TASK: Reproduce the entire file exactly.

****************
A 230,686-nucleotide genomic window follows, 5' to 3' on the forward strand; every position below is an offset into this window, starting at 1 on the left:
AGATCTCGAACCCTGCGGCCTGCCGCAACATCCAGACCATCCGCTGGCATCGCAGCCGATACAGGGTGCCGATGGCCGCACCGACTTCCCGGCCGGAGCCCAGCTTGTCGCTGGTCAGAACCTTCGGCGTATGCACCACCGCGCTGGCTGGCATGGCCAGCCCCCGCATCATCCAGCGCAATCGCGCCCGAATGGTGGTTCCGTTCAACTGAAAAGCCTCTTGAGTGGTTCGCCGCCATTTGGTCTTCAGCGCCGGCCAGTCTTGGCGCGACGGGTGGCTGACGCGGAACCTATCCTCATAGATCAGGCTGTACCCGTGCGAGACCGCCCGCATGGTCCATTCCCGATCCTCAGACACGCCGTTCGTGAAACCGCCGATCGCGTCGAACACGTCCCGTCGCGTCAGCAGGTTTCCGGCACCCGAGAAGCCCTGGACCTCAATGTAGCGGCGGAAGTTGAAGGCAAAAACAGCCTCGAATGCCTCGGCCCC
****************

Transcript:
A 230,686-nucleotide genomic window follows, 5' to 3' on the forward strand; every position below is an offset into this window, starting at 1 on the left:
AGATCTCGAACCCTGCGGCCTGCCGCAACATCCAGACCATCCGCTGGCATCGCAGCCGATACAGGGTGCCGATGGCCGCACCGACTTCCCGGCCGGAGCCCAGCTTGTCGCTGGTCAGAACCTTCGGCGTATGCACCACCGCGCTGGCTGGCATGGCCAGCCCCCGCATCATCCAGCGCAATCGCGCCCGAATGGTGGTTCCGTTCAACTGAAAAGCCTCTTGAGTGGTTCGCCGCCATTTGGTCTTCAGCGCCGGCCAGTCTTGGCGCGACGGGTGGCTGACGCGGAACCTATCCTCATAGATCAGGCTGTACCCGTGCGAGACCGCCCGCATGGTCCATTCCCGATCCTCAGACACGCCGTTCGTGAAACCGCCGATCGCGTCGAACACGTCCCGTCGCGTCAGCAGGTTTCCGGCACCCGAGAAGCCCTGGACCTCAATGTAGCGGCGGAAGTTGAAGGCAAAAACAGCCTCGAATGCCTCGGCCCC